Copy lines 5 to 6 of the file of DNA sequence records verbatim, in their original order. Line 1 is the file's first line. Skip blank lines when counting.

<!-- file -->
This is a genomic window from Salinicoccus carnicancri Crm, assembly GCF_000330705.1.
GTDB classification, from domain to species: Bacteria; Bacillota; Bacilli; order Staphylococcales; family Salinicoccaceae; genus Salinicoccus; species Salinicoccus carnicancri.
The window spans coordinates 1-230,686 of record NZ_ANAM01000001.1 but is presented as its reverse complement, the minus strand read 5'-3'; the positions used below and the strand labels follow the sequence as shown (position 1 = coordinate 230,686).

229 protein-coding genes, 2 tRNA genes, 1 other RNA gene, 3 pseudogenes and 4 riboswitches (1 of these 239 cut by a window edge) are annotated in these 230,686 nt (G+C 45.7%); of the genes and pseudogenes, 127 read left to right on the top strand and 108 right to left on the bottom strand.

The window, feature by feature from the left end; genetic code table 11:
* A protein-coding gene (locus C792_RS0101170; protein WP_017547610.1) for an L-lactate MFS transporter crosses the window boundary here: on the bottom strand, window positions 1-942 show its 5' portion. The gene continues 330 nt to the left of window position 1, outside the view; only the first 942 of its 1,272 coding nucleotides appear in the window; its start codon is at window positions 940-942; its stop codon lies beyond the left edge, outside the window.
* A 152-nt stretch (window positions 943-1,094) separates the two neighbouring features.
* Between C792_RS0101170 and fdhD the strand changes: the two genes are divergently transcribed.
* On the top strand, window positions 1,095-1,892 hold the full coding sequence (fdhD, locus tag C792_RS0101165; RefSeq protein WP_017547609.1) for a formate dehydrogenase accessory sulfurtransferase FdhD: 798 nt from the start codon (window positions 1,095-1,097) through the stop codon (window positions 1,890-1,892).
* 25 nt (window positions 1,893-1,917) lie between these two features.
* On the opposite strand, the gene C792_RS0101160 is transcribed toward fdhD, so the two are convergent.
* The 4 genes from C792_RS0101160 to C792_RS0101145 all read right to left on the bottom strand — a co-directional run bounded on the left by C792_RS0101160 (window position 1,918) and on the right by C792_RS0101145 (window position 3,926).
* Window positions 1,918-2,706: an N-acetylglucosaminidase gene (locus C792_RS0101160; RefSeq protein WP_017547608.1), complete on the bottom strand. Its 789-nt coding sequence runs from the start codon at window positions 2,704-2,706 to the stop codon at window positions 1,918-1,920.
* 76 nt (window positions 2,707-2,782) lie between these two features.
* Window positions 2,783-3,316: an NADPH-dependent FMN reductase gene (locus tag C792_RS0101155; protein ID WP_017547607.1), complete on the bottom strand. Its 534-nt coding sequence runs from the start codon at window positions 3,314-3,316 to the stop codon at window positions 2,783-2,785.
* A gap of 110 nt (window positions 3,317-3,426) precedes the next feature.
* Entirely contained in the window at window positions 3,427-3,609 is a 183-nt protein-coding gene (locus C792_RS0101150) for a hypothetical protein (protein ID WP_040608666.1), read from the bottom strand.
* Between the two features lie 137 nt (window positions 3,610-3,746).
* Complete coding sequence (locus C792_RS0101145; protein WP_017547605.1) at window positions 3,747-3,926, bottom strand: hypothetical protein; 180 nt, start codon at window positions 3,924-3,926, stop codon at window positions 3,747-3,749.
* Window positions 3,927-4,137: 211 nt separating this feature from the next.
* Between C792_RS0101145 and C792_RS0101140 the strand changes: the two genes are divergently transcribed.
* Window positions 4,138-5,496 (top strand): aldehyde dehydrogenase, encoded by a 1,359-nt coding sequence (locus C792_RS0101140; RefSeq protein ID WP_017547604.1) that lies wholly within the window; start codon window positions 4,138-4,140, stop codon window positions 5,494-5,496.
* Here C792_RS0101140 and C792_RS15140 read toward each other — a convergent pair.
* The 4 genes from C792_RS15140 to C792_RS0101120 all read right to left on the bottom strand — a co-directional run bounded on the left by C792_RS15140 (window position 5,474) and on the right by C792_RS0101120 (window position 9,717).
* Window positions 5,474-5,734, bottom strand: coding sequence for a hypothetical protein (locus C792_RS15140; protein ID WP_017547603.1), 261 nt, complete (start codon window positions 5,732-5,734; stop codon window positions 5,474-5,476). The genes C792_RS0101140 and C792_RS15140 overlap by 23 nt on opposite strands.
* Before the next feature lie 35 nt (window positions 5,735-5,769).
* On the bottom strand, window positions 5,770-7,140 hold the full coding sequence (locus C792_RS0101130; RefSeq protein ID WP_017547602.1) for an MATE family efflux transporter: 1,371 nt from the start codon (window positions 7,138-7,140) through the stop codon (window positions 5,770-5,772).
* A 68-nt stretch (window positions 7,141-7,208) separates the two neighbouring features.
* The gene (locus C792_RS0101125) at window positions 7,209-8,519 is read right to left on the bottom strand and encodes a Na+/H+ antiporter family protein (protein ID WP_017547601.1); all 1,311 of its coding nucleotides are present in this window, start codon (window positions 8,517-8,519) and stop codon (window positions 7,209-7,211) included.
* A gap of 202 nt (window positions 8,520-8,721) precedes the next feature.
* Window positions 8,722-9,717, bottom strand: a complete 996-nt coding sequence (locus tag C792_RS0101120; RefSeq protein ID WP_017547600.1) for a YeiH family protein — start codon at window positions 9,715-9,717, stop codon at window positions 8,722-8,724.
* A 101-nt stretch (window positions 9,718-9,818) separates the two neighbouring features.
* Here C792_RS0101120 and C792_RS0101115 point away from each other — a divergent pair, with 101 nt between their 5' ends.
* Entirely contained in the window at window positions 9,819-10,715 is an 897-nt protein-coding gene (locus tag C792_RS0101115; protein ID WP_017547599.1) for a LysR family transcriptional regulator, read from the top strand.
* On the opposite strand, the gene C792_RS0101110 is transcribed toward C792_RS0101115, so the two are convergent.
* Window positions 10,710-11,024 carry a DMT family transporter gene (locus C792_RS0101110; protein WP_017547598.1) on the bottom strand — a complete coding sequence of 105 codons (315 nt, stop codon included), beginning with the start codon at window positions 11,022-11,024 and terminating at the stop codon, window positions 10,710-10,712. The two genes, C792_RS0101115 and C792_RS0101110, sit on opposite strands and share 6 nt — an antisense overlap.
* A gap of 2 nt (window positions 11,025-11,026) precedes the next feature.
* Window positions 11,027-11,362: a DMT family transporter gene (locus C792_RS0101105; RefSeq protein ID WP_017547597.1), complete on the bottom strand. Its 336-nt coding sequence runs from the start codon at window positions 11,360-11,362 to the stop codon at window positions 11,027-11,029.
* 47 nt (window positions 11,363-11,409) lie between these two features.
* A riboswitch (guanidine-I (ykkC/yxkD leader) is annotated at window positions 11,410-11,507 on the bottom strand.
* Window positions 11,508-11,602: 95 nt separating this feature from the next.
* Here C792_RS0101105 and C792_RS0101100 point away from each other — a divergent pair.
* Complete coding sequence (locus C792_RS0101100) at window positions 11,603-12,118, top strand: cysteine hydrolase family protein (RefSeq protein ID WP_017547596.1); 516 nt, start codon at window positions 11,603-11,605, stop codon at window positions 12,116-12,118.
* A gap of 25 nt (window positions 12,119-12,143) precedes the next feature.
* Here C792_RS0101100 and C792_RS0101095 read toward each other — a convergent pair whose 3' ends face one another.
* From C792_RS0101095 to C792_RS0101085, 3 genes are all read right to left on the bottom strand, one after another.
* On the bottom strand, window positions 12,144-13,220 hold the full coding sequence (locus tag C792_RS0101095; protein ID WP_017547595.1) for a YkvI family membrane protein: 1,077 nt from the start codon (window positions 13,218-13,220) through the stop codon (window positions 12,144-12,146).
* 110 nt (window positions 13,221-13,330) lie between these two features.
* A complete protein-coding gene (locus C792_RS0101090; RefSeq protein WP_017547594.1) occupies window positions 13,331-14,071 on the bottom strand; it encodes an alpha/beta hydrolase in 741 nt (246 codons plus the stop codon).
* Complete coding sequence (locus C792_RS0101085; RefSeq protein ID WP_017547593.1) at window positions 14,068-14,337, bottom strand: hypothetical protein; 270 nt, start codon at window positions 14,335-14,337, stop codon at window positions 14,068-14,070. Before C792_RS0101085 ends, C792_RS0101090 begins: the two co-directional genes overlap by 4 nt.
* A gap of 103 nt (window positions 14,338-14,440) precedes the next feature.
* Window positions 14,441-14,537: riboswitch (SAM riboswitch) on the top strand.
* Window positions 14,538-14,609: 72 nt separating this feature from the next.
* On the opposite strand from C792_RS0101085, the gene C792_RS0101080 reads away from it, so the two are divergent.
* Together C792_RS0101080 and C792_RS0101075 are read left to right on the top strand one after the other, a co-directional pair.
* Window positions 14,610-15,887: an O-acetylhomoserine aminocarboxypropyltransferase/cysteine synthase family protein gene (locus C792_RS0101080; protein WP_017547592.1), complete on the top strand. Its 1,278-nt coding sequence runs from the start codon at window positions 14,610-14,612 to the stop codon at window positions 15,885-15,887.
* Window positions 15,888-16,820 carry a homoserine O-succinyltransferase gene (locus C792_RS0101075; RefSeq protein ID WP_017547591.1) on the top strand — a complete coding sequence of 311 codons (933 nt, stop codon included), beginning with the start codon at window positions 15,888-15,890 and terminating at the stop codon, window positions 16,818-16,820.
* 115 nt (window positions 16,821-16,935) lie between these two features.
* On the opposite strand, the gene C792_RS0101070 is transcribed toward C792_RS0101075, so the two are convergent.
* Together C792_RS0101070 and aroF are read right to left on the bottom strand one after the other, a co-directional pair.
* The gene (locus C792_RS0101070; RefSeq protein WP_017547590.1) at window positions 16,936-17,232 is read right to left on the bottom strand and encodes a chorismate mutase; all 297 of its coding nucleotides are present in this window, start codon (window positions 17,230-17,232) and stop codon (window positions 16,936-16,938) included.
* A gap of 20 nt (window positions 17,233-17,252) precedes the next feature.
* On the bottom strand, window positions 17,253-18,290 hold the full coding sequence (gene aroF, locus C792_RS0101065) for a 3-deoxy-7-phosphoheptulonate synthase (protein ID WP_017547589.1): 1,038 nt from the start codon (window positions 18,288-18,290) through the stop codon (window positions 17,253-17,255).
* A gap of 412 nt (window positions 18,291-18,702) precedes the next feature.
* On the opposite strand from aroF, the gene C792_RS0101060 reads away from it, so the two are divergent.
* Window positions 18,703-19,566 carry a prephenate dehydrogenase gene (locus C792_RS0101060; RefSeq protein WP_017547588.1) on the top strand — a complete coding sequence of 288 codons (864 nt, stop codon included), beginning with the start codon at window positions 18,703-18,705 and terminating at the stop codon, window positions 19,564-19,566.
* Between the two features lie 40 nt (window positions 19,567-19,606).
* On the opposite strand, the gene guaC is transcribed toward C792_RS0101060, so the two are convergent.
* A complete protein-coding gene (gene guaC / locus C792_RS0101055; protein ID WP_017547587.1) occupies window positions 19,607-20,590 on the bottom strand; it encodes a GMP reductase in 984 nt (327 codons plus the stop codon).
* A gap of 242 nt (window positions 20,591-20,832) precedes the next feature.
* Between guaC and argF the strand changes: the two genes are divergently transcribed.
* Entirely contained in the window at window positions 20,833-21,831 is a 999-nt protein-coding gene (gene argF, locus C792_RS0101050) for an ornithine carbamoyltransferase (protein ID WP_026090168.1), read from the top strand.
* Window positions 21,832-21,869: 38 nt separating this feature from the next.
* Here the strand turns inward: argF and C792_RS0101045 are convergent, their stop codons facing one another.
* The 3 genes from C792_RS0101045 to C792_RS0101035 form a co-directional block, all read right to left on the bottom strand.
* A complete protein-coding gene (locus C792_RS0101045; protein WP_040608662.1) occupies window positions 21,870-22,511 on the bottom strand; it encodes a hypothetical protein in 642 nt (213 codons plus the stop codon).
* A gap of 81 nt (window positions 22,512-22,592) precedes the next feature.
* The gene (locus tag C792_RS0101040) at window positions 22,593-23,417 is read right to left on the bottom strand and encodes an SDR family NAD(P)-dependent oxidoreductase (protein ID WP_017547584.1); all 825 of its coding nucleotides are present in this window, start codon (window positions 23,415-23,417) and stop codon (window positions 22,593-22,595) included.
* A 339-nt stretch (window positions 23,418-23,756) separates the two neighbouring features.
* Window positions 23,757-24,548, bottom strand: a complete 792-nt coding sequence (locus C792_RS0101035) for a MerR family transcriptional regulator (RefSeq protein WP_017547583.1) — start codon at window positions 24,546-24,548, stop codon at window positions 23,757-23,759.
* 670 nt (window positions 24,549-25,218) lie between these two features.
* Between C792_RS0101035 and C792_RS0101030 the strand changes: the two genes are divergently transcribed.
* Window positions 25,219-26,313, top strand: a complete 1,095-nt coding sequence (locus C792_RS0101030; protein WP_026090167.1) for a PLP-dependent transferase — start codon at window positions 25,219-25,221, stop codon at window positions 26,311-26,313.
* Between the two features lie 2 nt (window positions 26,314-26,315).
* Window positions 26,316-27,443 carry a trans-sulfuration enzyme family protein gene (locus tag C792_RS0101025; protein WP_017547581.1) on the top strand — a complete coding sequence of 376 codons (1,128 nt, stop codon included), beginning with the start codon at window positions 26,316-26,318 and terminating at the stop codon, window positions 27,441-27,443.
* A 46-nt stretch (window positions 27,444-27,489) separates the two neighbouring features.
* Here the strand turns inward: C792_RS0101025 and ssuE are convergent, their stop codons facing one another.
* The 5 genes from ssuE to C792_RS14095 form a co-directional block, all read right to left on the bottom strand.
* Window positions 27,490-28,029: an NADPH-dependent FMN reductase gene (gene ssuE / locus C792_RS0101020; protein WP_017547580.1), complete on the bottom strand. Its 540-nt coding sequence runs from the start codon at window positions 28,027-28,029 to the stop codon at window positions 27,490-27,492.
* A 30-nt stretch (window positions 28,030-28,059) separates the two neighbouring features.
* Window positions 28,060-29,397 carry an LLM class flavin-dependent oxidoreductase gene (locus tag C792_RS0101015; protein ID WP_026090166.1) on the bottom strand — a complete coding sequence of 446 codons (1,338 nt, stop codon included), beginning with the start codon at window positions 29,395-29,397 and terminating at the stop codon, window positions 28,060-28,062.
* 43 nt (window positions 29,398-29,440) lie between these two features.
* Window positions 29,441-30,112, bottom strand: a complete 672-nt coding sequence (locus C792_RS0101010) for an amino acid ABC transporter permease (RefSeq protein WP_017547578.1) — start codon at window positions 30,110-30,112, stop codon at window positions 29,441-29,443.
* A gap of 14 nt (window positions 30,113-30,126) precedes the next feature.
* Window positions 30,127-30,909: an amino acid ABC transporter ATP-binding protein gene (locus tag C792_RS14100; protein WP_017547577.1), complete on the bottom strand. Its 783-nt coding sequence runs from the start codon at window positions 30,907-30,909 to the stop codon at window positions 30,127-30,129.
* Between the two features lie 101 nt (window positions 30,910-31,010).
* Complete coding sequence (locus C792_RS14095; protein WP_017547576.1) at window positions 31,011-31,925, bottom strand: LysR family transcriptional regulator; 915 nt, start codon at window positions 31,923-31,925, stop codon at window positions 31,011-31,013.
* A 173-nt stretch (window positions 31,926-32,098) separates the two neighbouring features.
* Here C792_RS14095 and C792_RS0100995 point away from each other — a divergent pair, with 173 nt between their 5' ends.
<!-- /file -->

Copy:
The window, feature by feature from the left end; genetic code table 11:
* A protein-coding gene (locus C792_RS0101170; protein WP_017547610.1) for an L-lactate MFS transporter crosses the window boundary here: on the bottom strand, window positions 1-942 show its 5' portion. The gene continues 330 nt to the left of window position 1, outside the view; only the first 942 of its 1,272 coding nucleotides appear in the window; its start codon is at window positions 940-942; its stop codon lies beyond the left edge, outside the window.